A candlestick is a type of chart used in trading as a visual representation of past and current price action in specified timeframes. A candlestick consists of the body with an upper or lower wick or shadow. Candlesticks are created using the opening and closing prices along with the trading range of the candlestick period.
How do you read a candle chart?
Most candlestick charts show a higher close than the open as represented by either a green or white candle with the opening price as the bottom of the candle and the closing price as the high of the candle. Also, most candlestick charts show a lower close than the open represented by either a red or black candle with the opening price as the top of the candle body and the closing price as the low of the candle body.
Price action that happens outside the opening and closing prices of the period are represented by the wicks or shadows above the body of each candle. Upper wicks represent price action that occurred above the opening and the closing prices and the lower wicks represent price action that occurred below the opening and closing prices.
Candlesticks are one type of chart that can be used in technical analysis to look for repeating patterns and in correlation with other technical indicators and signals.
Candlesticks are combined in many patterns to try to read the behavior of traders and investors in buying and selling to create good risk/reward setups for trading.
Candlestick charts have different settings. Candlesticks can be set to be green/red or they can be set as hollow candles. With the green/red settings the green candles occur when price closes higher than the previous close and red candles occur if price closes lower than the previous close.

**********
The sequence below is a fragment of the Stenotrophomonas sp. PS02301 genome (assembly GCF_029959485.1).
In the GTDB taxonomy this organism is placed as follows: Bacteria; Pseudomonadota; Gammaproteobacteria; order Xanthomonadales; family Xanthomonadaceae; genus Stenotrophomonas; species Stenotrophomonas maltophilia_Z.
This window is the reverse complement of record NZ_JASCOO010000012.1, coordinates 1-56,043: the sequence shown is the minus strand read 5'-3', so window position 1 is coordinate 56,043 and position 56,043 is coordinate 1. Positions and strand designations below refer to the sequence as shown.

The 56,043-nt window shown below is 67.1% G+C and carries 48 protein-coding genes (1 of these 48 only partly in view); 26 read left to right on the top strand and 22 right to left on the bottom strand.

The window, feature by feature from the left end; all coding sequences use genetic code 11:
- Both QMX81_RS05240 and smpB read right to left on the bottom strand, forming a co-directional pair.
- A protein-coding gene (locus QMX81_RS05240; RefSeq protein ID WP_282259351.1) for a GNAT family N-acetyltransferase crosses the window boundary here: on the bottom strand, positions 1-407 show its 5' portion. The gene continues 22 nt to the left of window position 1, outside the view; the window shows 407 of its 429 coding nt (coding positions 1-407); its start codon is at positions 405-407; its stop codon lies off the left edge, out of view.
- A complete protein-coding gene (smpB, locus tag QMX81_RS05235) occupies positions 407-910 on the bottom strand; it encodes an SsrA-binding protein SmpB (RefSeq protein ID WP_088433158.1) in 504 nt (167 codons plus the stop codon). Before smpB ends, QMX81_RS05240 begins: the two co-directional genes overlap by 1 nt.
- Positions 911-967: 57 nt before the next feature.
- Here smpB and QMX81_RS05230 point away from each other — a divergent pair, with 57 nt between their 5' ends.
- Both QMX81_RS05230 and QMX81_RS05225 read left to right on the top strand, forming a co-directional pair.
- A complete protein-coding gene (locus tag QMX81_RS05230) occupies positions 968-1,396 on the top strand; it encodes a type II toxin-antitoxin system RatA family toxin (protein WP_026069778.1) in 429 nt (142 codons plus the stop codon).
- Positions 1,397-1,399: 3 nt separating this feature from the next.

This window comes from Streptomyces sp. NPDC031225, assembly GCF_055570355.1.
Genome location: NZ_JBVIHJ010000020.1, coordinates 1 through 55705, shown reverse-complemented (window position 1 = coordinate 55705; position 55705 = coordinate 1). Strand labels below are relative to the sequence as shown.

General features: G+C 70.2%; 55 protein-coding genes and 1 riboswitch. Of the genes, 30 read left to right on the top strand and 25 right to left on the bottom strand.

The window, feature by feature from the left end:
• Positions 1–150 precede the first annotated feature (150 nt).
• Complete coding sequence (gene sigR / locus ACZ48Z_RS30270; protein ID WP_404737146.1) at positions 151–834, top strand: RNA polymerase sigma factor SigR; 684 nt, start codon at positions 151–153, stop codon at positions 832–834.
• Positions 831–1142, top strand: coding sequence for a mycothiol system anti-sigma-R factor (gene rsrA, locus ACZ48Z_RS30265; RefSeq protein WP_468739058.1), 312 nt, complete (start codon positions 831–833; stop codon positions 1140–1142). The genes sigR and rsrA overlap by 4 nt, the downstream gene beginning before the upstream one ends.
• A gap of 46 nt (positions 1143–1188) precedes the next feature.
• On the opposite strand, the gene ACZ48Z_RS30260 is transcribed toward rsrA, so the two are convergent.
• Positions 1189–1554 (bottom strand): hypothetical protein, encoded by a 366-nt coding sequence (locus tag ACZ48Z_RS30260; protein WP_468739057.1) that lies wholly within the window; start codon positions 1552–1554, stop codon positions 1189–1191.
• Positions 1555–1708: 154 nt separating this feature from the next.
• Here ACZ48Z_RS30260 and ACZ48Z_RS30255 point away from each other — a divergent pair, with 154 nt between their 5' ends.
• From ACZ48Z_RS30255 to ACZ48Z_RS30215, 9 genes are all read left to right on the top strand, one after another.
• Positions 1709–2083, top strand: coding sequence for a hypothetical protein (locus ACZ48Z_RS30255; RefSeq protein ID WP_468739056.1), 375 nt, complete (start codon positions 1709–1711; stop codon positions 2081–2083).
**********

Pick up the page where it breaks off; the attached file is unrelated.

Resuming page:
Hollow candlesticks are made up of four components in two groups. First, a close lower than the prior close gets a red candlestick and a higher close than the previous close gets a white or black candlestick. Second, a candlestick is hollow when the close is above the open and filled when the close is below the open. The following image shows the four possible hollow and filled candle combinations when using hollow candlestick chart settings.
Red-hollow candlesticks can show some bullish reversal price action on an overall bearish chart. Even as the closing price was lower than the previous close making the candle red the price action moved higher during the period after the open making it hollow. Even though it closed lower than the previous trading period, there was buying pressure near the lows that made it close higher than the open.
The solid black-candle is the inverse price action of the red-hollow candle. Even though the closing price was above the previous close making it black, price action did finish lower than the open to make it a black-filled candle. Even though a black-filled candle closes higher on the current period versus the previous period, it does show selling pressure after the opening price. This candle shows rejection of intraday highs and can be a standalone signal of a bearish reversal during an upswing or uptrend in price action especially near new highs in price.